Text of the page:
Letters to the editor: Renew the half-penny tax to support Flagler's students

Also in Letters to the Editor: City staff helped prepare, protect Palm Coast during Hurricane Ian.


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  • | 2:00 p.m. October 14, 2022
  • Palm Coast Observer
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Renew the half-penny tax to support Flagler's students

Dear Editor:

My name is Zoe Estberg, and I am a 2019 Flagler County graduate. 

This year, I will be a senior at the University of Florida. I have worked tirelessly toward a degree in mechanical engineering with a minor in biomechanics. My confidence in this world of technology is largely due to the early exposure students were fortunate enough to have in Flagler. 

As a fifth grade student, I was approached with the opportunity to pilot Flagler County's paperless program. This was overwhelming at first. My teachers, along with others from our county's tech department, guided me through this digital learning journey. Soon, I was not only figuring out how to navigate fifth grade, but also completing and submitting all of my assignments paperlessly. 

Those who witnessed this method of teaching were inspired to do the same. Student attitudes towards assignments improved. I have never seen classrooms with students so eager to learn, and this would not have been possible without generous allocations for classroom technology. 

Our success in preparing our students not only for their future, but their future in today’s world — which often requires technical proficiency — is imperative. 

Now a senior in college, I can reflect on how beneficial my early technology exposure truly was. Students who pursue higher education can expect to face group work that will require skills in online communication and computer applications. 

Unfortunately, not all of my colleagues were fortunate enough to receive early exposure to technology. They now have to teach themselves technological literateracy on top of their already heavy academic loads. 

Organizational skills and tools I once utilized as a high school student have enabled me to help others and simplify my own life. They have allowed me to stand out — something all Flagler County students can do, as long as the resources that were once provided for me, continue to be provided.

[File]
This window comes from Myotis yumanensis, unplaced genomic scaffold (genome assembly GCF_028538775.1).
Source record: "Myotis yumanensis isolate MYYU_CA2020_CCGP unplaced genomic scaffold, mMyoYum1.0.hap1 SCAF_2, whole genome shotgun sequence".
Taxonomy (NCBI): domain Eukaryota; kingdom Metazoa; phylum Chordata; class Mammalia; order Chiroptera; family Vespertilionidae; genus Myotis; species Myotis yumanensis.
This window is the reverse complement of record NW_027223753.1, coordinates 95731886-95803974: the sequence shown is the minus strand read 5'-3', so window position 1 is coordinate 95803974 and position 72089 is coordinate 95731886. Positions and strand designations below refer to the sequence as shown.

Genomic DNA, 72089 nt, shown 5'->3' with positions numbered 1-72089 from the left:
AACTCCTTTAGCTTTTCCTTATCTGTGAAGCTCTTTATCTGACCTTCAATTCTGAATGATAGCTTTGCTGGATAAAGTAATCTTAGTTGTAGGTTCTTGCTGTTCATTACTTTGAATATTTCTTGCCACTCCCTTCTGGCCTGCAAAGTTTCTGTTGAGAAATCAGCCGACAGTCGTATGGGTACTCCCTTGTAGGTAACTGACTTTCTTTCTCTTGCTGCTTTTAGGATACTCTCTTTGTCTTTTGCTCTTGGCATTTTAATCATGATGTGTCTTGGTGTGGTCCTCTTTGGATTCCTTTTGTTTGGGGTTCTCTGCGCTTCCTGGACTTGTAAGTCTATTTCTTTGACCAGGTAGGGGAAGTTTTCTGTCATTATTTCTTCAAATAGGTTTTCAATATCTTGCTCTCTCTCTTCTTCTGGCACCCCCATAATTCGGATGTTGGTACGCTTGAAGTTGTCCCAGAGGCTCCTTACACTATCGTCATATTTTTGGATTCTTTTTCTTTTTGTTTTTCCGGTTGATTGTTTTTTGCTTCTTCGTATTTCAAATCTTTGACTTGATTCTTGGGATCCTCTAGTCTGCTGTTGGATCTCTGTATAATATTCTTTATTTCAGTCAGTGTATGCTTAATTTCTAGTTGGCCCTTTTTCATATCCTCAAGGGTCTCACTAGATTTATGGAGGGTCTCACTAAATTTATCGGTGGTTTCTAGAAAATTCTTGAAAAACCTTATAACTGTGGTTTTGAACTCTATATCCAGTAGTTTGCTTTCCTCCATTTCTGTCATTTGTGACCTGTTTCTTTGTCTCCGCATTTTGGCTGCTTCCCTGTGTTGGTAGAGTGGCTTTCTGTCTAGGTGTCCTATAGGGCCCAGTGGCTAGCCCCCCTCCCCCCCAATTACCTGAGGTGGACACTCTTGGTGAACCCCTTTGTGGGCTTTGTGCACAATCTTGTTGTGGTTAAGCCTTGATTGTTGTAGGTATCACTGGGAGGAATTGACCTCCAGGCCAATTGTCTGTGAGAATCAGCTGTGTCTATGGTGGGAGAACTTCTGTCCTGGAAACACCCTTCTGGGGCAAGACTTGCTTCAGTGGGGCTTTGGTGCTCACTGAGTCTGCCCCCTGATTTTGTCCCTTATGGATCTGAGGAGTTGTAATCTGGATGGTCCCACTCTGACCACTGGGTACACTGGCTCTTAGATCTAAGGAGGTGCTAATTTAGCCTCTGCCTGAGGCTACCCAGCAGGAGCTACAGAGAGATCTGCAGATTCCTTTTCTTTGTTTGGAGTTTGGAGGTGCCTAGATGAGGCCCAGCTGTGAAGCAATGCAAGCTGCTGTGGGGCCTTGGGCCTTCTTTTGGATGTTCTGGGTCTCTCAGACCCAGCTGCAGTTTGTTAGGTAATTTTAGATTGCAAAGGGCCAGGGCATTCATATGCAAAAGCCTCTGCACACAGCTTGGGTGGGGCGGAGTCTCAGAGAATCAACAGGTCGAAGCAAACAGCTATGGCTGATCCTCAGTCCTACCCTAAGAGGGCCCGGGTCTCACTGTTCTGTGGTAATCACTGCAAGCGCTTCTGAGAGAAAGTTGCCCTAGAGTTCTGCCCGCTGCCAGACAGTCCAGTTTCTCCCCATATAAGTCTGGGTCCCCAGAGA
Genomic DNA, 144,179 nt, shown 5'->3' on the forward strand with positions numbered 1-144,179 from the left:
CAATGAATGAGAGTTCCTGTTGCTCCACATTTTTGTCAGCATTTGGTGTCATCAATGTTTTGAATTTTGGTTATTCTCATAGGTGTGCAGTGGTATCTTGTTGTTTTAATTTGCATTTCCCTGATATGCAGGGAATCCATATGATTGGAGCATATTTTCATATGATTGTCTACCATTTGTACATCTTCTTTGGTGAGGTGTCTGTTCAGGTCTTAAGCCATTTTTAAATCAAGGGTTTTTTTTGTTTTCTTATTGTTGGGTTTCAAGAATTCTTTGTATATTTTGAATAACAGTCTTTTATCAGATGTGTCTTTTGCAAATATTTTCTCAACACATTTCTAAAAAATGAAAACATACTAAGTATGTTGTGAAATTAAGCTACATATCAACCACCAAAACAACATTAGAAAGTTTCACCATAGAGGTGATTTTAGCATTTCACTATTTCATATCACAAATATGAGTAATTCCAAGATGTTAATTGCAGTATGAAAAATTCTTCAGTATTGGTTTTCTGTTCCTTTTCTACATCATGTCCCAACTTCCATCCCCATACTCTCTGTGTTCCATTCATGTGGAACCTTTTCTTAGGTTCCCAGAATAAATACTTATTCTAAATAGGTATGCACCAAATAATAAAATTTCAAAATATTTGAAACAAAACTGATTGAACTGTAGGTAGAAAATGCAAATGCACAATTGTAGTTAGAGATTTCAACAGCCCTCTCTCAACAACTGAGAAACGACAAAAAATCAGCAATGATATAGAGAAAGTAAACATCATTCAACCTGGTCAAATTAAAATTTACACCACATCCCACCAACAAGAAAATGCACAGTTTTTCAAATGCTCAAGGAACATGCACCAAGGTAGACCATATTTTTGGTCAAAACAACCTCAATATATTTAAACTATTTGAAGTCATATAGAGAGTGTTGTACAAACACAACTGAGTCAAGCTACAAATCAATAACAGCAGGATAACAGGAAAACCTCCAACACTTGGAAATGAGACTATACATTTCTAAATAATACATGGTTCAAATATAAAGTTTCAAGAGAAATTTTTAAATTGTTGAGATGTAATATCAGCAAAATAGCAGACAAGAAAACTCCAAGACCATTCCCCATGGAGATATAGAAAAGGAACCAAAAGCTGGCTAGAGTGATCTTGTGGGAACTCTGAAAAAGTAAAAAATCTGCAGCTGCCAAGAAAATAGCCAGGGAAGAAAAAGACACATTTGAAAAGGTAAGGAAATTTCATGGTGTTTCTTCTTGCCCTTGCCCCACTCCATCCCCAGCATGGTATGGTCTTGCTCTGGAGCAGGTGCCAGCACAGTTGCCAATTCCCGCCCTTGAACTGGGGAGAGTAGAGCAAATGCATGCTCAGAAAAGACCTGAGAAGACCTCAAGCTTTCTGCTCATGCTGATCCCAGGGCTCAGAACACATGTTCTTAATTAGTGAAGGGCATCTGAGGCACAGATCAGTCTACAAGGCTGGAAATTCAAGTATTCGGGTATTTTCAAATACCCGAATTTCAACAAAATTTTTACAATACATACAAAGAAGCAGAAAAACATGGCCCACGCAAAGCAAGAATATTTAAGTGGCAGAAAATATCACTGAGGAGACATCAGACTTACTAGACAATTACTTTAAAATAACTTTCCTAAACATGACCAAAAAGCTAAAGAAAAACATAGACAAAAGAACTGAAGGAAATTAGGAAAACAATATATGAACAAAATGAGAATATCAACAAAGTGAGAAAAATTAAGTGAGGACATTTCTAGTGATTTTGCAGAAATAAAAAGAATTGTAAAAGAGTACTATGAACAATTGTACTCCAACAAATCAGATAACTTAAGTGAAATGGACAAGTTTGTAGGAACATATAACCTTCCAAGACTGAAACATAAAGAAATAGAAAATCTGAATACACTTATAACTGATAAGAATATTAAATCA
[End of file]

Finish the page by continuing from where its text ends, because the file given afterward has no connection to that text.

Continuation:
Obtaining fluency in technology is crucial to becoming a successful adult. It is becoming a universal expectation that all of society is capable of operating technology. 

Of all things prioritized for our students, technology is something that has set our group of students apart from others for decades. 

For this and so much more, I thank you for your commitment in ensuring student access to resources that will propel them in the right direction towards becoming contributing members of society. 

Zoe Estberg

Gainesville

 

When the words 'thank you' are never enough

All of us tracked the path of Hurricane Ian as it tumbled around between Florida’s east and west coasts. Palm Coast residents grew anxious, and immediately, our city staff put Emergency Preparedness Action Plans into motion. 

While each of you were busy preparing your own personal properties for a big storm, city staff had you covered. 

During the 96, 72, 48, and 24 hours in advance of landfall, they interpreted data, they assembled to forecast any community vulnerabilities, and they got down to work:

Publics Works and Utility crews set up multiple sandbag locations and then secured susceptible areas across neighborhoods. 

Stormwater crews lowered levels in canals to prepare for possible flooding. 

Parks and Recreation crews primed parks and opened a daycare for city staff’s children so that employees could work. 

IT flew drones to record the status of city infrastructure before the storm hit. 

Communications sent notices to the public reporting weather conditions and evacuations, helping them to best prepare. 

Customer Service staffed call centers to answer questions and calm concerns. 

Firefighters and first responders prepared equipment for possible rescues and missions. 

Community Development worked with contractors to clean up construction sites and remove potential debris. 

Flagler County sheriff’s deputies remained on duty and vigilant to protect our community.

Every city employee engaged consistently and flawlessly with Flagler County Emergency Management. 

And next, we all hunkered down. City Hall served well as our Emergency Operations Center, where offices were filled with staff members who stayed for several days and nights.

When Hurricane Ian cleared out on Friday morning, your staff stayed on the job, cleaning up and clearing debris, conveying information, listening to calls for help, and responding as quickly as possible.

Together, we are all family in Palm Coast, and nothing proved this more than this natural emergency named Hurricane Ian. 

So, we believe that a mere "thanks" is not enough: Let’s all give a round of applause and salute the men and women who serve as our city employees.

This sentence may include "buzz" words, but it’s so true: Palm Coast just may be the safest city in all of Florida because it is protected by the most dedicated, experienced group of professionals in our entire State. We are truly blessed.

Offered with sincere appreciation by:

David Alfin, mayor; and Denise Bevan, city manager

Palm Coast

Editor's note: The statement above was read as a proclamation at the Oct. 11 Palm Coast City Council meeting and was also submitted to the Observer as a letter to the editor.

 

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